Course Hero. "Orientalism Study Guide." Course Hero. 7 May 2018. Web. 20 July 2018. <https://www.coursehero.com/lit/Orientalism/>.
Course Hero. (2018, May 7). Orientalism Study Guide. In Course Hero. Retrieved July 20, 2018, from https://www.coursehero.com/lit/Orientalism/
(Course Hero, 2018)
Course Hero. "Orientalism Study Guide." May 7, 2018. Accessed July 20, 2018. https://www.coursehero.com/lit/Orientalism/.
Course Hero, "Orientalism Study Guide," May 7, 2018, accessed July 20, 2018, https://www.coursehero.com/lit/Orientalism/.
Said begins with a discussion of "Kipling's White Man." This "White Man" was a generalized European who held specific views regarding the Orient. His duty was to help the "colored races." The White Man had knowledge the Orient did not, and as a result, he held a position of power over the Orient. Individuals did not exist within the Orient. Instead, they were all lumped together under this larger category, serving only to distinguish them as the "other." Rather than being described further by ethnic traits, an Oriental individual was "first an Oriental and only second a man." Other categories, such as "the Arab" and "the Semite" referred to phonological distinctions backed up by a series of "scientific" generalizations and categorizations that were not actually indicative of any true "Arab" or "Semitic" traits.
However, because of the pervasive paradigms that had persisted up to this point, there was an inability to argue with these categorizations. The White Man was further supported in his distinction from the Orient by perceived scientific categories classifying races during this period. Said describes how in the early 20th century, this "knowledge" of the Orient was translated into political activity. The Orientalist became the agent for translating knowledge about the Orient into public policy. For instance, following World War I, British archaeologist T. E. Lawrence discusses restoring the Orient. However, he argues for the reestablishment of the Orient from a "White Orientalist" perspective. This furthered Western politics but did not address the actual needs of the Orient. In this respect, the Orientalist became the "representative Oriental," or the spokesperson for a group of people who were not given their own voice. Interestingly, Orientalists proclaimed a liberalism they themselves were undermining. Rather than providing knowledge about the Orient, they were actively hindering "the process of enlarged and enlarging meaning."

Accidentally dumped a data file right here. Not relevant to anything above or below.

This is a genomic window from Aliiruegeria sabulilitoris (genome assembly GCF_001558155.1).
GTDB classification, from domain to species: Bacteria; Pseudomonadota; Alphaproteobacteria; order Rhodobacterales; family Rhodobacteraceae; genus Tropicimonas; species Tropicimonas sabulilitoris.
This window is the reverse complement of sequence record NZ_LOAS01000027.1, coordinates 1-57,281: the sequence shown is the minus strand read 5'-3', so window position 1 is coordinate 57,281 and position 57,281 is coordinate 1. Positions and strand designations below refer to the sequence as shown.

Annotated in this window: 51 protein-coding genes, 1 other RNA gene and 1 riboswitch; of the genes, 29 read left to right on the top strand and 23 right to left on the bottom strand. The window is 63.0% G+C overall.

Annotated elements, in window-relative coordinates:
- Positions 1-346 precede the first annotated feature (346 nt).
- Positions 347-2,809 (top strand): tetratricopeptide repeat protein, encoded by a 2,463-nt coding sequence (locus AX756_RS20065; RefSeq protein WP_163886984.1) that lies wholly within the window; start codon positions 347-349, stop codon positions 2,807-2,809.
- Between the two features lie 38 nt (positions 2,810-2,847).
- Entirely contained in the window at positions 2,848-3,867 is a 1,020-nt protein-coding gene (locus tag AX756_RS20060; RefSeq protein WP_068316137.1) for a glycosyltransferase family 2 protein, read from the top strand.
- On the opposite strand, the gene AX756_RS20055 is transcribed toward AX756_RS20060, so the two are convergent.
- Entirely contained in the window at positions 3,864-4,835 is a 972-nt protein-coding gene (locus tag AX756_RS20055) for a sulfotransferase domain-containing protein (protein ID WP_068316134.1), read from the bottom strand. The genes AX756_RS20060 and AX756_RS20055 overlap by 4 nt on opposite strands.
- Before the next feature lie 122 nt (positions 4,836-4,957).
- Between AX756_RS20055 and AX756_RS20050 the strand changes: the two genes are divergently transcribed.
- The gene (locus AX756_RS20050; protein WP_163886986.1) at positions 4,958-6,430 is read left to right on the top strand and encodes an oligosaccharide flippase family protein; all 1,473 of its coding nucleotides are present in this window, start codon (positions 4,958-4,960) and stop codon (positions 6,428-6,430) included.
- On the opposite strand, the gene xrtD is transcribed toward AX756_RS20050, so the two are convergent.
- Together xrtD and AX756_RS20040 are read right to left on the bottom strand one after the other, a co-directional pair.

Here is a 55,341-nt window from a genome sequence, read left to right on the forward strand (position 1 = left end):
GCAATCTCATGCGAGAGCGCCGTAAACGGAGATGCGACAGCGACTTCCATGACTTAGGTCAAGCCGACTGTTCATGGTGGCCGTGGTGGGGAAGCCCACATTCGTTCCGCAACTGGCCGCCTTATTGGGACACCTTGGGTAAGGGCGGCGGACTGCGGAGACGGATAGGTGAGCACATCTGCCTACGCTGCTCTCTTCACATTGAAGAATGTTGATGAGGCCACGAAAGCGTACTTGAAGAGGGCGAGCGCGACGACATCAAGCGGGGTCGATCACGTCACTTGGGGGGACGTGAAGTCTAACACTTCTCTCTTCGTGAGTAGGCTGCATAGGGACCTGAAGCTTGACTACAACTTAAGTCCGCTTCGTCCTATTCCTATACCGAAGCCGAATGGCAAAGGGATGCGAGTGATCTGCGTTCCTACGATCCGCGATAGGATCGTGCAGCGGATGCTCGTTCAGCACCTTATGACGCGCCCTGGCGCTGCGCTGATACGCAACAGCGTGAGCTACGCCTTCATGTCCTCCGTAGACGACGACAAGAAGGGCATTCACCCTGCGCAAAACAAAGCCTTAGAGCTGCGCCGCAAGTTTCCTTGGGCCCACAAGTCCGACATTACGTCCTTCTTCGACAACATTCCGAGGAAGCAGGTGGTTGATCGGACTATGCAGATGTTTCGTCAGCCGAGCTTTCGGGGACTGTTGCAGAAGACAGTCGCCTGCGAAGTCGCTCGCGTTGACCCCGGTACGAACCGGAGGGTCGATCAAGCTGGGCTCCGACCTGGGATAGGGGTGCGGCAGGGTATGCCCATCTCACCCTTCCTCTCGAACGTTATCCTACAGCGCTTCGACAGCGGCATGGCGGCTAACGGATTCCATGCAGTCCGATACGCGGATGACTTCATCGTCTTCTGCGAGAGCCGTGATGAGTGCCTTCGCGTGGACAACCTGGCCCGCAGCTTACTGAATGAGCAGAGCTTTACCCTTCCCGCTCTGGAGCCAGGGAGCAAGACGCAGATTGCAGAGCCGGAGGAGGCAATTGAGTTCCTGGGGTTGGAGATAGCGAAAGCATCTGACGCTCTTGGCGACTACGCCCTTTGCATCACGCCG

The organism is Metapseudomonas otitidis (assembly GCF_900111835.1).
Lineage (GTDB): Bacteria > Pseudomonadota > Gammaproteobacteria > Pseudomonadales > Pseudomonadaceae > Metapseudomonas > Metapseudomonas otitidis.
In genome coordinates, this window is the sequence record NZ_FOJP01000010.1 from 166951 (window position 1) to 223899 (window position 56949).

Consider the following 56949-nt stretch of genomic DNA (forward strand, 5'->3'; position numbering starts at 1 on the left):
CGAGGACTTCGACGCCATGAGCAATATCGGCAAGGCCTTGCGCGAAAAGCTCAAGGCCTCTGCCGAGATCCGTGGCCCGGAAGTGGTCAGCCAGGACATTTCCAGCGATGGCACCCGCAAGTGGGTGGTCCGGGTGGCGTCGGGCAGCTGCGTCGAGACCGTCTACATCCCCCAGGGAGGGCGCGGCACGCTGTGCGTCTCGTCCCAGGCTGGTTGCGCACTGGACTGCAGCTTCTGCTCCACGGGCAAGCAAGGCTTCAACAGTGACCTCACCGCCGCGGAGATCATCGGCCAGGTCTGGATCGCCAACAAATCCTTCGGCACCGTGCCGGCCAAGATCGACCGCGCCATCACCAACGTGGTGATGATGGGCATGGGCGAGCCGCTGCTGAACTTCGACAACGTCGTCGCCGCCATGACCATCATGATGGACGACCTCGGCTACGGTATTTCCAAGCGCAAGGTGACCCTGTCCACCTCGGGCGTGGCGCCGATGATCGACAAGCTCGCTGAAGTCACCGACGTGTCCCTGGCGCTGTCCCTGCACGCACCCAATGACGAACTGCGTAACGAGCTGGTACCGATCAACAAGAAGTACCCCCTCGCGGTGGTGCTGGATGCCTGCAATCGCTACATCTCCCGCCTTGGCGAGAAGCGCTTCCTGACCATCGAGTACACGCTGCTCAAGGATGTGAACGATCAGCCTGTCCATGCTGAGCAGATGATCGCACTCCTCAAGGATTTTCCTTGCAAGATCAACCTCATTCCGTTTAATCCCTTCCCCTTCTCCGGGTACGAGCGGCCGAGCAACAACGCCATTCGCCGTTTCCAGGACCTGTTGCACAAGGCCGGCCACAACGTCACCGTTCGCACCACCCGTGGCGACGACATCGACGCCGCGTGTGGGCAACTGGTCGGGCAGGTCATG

Said argues that "Kipling's White Man" is a physical manifestation of latent Orientalist views. At a time when the Orientalist was being employed to create public policy, a physical manifestation of these Oriental ideas was being created in the form of Kipling's White Man. While Rudyard Kipling gave words to this persona, the idea itself was a generic, but widespread, character. Said points out this creation as a way to argue that the idea of the Orient has become so removed from reality, so generalized, that the white "scientist" himself had become generalized as well.
In essence, the idea of the Orient had become so entrenched at this point that there was "no escape." Said provides evidence for this in the work of William Robertson Smith, a scholar who wrote on the "kinship and marriage customs" of the Orient. In an analysis of Smith's writing, it is clear that the traditional categories are in place with all natives of the Orient placed under generalized terms such as the Arab, and a generalized religious term of Mohammedanism. Smith exemplifies the White Man's vantage point, characterizing the Orient as "totalitarian," or without cultural variation. Once again, it is clear—given Said's ability to characterize the Orient based on Orientalist literature—that the basis of Orientalism remains textual.
In contrast to earlier Orientalist endeavors, those after World War I were "imperial agents" who forsook the actual narrative of the Orientals for the constructed, Orientalist narrative. Said supports this idea by analyzing the work of T.E. Lawrence, a British military officer. In his work, Lawrence becomes a "representative Oriental." Oddly enough, the Orientalist "sees himself as accomplishing the union of Orient and Occident" when in actuality, he is perpetuating Orientalist ideals. Thus, and this is Said's ultimate point, the Orientalist point of view "retards the process of enlarged and enlarging meaning" as it pertains to the Orient.